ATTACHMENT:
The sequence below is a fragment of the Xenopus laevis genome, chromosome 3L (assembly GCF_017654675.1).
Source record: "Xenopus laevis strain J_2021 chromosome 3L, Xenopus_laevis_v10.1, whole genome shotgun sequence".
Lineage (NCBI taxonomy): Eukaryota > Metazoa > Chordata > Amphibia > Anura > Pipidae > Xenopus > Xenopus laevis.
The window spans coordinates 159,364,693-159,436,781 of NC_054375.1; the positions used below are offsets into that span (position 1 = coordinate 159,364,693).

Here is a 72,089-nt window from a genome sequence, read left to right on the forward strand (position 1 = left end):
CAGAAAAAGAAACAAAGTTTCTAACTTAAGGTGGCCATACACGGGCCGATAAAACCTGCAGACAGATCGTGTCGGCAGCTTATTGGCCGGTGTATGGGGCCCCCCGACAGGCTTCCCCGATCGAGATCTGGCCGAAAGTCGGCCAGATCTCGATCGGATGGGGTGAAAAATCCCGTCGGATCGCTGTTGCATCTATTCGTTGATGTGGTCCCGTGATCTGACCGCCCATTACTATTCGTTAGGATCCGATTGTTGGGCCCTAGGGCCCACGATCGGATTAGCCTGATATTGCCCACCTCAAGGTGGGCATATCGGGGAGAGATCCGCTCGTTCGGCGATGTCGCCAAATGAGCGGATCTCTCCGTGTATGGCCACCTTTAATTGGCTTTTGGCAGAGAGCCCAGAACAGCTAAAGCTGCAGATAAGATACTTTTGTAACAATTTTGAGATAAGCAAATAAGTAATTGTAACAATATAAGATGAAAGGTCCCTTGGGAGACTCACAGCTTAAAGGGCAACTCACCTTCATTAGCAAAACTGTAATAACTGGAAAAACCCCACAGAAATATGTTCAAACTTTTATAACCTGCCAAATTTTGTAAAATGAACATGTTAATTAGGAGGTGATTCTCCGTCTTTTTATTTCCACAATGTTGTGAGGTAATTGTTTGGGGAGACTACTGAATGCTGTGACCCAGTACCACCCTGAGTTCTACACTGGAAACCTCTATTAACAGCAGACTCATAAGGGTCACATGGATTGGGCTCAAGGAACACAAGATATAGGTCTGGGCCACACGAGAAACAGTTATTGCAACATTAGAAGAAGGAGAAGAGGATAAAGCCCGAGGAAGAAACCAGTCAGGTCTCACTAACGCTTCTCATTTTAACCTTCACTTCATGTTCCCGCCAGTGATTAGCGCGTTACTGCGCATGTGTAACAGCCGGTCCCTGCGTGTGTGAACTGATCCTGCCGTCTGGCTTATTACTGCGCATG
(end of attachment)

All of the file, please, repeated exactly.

The sequence below is a fragment of the Xenopus laevis genome, chromosome 3L (assembly GCF_017654675.1).
Source record: "Xenopus laevis strain J_2021 chromosome 3L, Xenopus_laevis_v10.1, whole genome shotgun sequence".
Lineage (NCBI taxonomy): Eukaryota > Metazoa > Chordata > Amphibia > Anura > Pipidae > Xenopus > Xenopus laevis.
The window spans coordinates 159,364,693-159,436,781 of NC_054375.1; the positions used below are offsets into that span (position 1 = coordinate 159,364,693).

Here is a 72,089-nt window from a genome sequence, read left to right on the forward strand (position 1 = left end):
CAGAAAAAGAAACAAAGTTTCTAACTTAAGGTGGCCATACACGGGCCGATAAAACCTGCAGACAGATCGTGTCGGCAGCTTATTGGCCGGTGTATGGGGCCCCCCGACAGGCTTCCCCGATCGAGATCTGGCCGAAAGTCGGCCAGATCTCGATCGGATGGGGTGAAAAATCCCGTCGGATCGCTGTTGCATCTATTCGTTGATGTGGTCCCGTGATCTGACCGCCCATTACTATTCGTTAGGATCCGATTGTTGGGCCCTAGGGCCCACGATCGGATTAGCCTGATATTGCCCACCTCAAGGTGGGCATATCGGGGAGAGATCCGCTCGTTCGGCGATGTCGCCAAATGAGCGGATCTCTCCGTGTATGGCCACCTTTAATTGGCTTTTGGCAGAGAGCCCAGAACAGCTAAAGCTGCAGATAAGATACTTTTGTAACAATTTTGAGATAAGCAAATAAGTAATTGTAACAATATAAGATGAAAGGTCCCTTGGGAGACTCACAGCTTAAAGGGCAACTCACCTTCATTAGCAAAACTGTAATAACTGGAAAAACCCCACAGAAATATGTTCAAACTTTTATAACCTGCCAAATTTTGTAAAATGAACATGTTAATTAGGAGGTGATTCTCCGTCTTTTTATTTCCACAATGTTGTGAGGTAATTGTTTGGGGAGACTACTGAATGCTGTGACCCAGTACCACCCTGAGTTCTACACTGGAAACCTCTATTAACAGCAGACTCATAAGGGTCACATGGATTGGGCTCAAGGAACACAAGATATAGGTCTGGGCCACACGAGAAACAGTTATTGCAACATTAGAAGAAGGAGAAGAGGATAAAGCCCGAGGAAGAAACCAGTCAGGTCTCACTAACGCTTCTCATTTTAACCTTCACTTCATGTTCCCGCCAGTGATTAGCGCGTTACTGCGCATGTGTAACAGCCGGTCCCTGCGTGTGTGAACTGATCCTGCCGTCTGGCTTATTACTGCGCATG